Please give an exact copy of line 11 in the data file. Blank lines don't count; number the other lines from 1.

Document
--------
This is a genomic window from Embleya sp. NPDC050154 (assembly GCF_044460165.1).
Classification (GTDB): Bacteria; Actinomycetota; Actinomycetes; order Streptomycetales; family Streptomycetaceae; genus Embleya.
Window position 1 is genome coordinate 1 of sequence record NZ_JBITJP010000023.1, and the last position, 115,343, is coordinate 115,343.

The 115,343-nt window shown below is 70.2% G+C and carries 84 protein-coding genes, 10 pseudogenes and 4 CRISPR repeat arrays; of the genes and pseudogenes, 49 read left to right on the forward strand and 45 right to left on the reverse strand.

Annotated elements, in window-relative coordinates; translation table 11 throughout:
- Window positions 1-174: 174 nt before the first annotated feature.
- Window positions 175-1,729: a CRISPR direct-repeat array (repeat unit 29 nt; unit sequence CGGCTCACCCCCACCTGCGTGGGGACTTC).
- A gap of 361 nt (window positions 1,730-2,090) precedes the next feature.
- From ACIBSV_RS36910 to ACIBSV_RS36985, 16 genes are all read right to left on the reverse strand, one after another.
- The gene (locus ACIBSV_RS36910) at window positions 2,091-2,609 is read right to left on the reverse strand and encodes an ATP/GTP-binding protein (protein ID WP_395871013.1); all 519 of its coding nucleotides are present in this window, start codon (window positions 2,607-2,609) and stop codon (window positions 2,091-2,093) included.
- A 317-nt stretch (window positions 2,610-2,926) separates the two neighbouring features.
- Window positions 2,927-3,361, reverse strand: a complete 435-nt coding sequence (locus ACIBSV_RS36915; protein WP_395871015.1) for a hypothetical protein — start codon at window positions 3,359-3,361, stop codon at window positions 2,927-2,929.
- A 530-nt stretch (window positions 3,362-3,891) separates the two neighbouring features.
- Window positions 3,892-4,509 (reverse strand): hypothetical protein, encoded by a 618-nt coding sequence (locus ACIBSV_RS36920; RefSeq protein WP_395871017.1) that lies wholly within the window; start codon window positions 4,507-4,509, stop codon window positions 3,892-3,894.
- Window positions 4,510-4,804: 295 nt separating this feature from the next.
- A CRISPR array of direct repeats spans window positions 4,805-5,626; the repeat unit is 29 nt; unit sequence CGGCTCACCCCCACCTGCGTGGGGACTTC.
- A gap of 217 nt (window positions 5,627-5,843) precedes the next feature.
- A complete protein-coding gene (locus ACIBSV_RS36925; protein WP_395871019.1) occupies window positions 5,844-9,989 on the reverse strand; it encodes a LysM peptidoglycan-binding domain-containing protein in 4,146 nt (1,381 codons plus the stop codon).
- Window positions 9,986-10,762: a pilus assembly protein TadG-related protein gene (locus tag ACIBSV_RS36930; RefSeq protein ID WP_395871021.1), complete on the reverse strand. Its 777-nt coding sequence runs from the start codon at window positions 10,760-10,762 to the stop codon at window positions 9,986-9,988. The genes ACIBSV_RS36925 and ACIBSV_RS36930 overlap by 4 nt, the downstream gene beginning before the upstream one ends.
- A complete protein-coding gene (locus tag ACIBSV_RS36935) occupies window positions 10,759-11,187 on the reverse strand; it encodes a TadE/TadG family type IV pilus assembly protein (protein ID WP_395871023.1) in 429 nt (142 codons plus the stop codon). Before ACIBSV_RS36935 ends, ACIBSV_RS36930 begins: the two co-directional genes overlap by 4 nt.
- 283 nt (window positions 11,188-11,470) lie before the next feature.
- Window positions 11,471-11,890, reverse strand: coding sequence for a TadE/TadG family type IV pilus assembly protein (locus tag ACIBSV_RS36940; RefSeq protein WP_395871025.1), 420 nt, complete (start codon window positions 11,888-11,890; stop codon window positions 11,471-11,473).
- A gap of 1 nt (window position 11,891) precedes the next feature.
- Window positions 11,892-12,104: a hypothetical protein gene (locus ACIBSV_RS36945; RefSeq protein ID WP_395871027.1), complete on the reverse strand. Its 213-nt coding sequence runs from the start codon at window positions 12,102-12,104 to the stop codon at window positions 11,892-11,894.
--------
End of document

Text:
- A 317-nt stretch (window positions 2,610-2,926) separates the two neighbouring features.